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This is the Disneyland version of Polynesia, operated by the Mormon Church. It’s a great show for families, informative and fun (the droll Samoan presentation amuses both adults and children). Here you can see the lifestyles, songs, dance, costumes, and architecture of six Pacific islands or archipelagos—Fiji, New Zealand, Samoa, Tahiti, Tonga, and Hawaii—in the re-created villages scattered throughout the 42-acre lagoon park. You won’t be able to see it all in a day, but a day is enough.

Native students from Polynesia who attend Hawaii’s Brigham Young University are the “inhabitants” of each village. They engage the audience with spear-throwing competitions, coconut tree–climbing presentations, and invitations to pound Tongan drums. One of my favorite shows is the canoe pageant, daily at 2:30pm; each island puts on a representation of their dance, music, and costume atop canoes in the lagoon.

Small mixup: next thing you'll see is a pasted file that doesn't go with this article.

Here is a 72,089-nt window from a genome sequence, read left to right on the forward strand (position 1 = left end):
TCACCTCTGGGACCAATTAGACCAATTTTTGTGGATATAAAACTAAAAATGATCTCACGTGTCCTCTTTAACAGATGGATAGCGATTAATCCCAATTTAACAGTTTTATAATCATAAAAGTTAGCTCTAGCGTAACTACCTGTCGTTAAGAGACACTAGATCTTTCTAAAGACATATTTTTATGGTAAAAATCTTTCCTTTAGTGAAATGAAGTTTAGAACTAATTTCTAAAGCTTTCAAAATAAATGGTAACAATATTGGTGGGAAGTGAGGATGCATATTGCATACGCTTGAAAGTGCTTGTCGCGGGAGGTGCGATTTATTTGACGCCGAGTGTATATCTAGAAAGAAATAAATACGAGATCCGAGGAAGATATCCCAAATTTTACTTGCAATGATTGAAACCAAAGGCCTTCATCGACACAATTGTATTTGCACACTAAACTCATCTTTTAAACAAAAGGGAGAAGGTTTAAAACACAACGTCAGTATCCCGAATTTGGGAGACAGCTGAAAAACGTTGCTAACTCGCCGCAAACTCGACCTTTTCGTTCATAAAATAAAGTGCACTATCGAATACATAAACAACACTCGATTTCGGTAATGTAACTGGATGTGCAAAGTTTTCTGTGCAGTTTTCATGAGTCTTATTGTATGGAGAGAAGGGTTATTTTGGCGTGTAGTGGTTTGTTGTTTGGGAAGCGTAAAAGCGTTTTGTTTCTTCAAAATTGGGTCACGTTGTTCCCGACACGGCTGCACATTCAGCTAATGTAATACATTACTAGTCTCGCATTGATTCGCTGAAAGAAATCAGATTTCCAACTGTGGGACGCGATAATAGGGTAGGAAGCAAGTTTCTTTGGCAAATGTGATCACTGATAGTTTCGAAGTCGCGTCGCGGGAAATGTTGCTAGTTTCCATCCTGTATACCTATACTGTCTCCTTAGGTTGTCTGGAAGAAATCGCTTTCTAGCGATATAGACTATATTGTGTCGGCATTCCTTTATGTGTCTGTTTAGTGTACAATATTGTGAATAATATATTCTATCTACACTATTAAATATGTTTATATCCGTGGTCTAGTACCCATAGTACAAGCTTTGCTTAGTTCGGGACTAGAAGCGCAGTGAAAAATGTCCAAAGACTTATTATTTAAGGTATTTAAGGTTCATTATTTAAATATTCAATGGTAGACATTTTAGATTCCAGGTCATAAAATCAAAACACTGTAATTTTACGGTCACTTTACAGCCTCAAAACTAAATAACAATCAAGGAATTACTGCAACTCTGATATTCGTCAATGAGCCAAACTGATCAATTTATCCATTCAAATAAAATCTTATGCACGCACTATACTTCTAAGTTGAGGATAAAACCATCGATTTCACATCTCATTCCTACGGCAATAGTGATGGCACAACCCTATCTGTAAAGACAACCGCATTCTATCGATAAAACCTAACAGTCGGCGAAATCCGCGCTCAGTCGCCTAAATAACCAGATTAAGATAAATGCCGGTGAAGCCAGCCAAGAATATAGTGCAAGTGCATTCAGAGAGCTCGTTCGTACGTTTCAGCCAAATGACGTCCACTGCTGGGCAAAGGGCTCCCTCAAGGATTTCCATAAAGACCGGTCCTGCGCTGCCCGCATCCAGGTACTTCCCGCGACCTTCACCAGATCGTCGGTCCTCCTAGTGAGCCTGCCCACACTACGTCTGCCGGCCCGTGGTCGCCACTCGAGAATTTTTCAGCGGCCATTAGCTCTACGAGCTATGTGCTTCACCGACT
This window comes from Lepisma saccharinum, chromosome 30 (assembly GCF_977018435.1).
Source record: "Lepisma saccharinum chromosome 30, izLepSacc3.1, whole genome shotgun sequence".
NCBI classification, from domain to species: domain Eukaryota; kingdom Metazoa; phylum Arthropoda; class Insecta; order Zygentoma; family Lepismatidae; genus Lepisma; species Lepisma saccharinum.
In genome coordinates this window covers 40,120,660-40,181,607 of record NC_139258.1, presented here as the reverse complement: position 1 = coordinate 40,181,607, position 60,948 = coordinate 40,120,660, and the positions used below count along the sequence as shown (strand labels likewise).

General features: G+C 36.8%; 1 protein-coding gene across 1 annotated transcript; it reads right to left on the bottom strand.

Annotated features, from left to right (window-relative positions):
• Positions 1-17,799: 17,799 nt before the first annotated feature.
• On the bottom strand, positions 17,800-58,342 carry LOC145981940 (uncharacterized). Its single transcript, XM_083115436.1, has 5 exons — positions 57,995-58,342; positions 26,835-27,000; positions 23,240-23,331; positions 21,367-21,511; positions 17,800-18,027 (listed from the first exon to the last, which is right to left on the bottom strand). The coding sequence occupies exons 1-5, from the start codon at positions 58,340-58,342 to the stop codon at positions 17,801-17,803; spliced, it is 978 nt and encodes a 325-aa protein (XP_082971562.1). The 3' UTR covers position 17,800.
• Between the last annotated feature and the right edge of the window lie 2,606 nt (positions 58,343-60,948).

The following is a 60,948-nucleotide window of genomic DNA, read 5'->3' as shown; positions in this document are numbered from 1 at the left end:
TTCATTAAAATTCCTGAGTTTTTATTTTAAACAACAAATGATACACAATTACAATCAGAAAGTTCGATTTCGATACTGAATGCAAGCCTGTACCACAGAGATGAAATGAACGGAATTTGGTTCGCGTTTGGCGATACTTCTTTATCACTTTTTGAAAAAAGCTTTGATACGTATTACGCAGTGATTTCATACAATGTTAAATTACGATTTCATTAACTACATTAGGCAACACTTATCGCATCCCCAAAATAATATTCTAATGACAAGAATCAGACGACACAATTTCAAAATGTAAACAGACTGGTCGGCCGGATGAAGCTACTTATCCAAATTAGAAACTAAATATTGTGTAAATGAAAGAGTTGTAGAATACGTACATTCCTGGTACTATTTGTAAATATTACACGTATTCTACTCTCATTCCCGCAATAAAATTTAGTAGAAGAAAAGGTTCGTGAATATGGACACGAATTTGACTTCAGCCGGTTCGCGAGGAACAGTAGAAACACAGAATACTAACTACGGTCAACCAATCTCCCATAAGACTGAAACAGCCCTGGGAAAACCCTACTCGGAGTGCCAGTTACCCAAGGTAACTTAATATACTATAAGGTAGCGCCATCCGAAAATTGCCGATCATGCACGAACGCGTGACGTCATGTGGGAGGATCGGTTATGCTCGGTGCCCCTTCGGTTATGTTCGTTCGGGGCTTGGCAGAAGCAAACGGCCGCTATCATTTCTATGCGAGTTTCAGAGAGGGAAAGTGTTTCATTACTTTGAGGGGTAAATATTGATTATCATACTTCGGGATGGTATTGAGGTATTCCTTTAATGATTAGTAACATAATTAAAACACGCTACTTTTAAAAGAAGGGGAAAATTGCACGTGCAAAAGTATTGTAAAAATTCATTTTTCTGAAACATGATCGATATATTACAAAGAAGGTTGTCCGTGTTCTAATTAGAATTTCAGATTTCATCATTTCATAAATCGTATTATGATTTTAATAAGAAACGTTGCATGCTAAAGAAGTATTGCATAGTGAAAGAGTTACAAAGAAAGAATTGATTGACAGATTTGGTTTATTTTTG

Don’t miss Ha: Breath of Life, a coming-of-age story told through the different Polynesian dances, some full of grace, some fierce, and all thrilling. It’s one of Oahu’s better shows.

Just beyond the center is the Hawaii Temple of the Church of Jesus Christ of Latter-day Saints, built of volcanic rock and concrete in the form of a Greek cross; it includes reflecting pools, formal gardens, and royal palms. Completed in 1919, it was the first Mormon temple built outside the continental United States. An optional tour of the Temple Visitors Center, as well as neighboring Brigham Young University Hawaii, is included in the package admission price.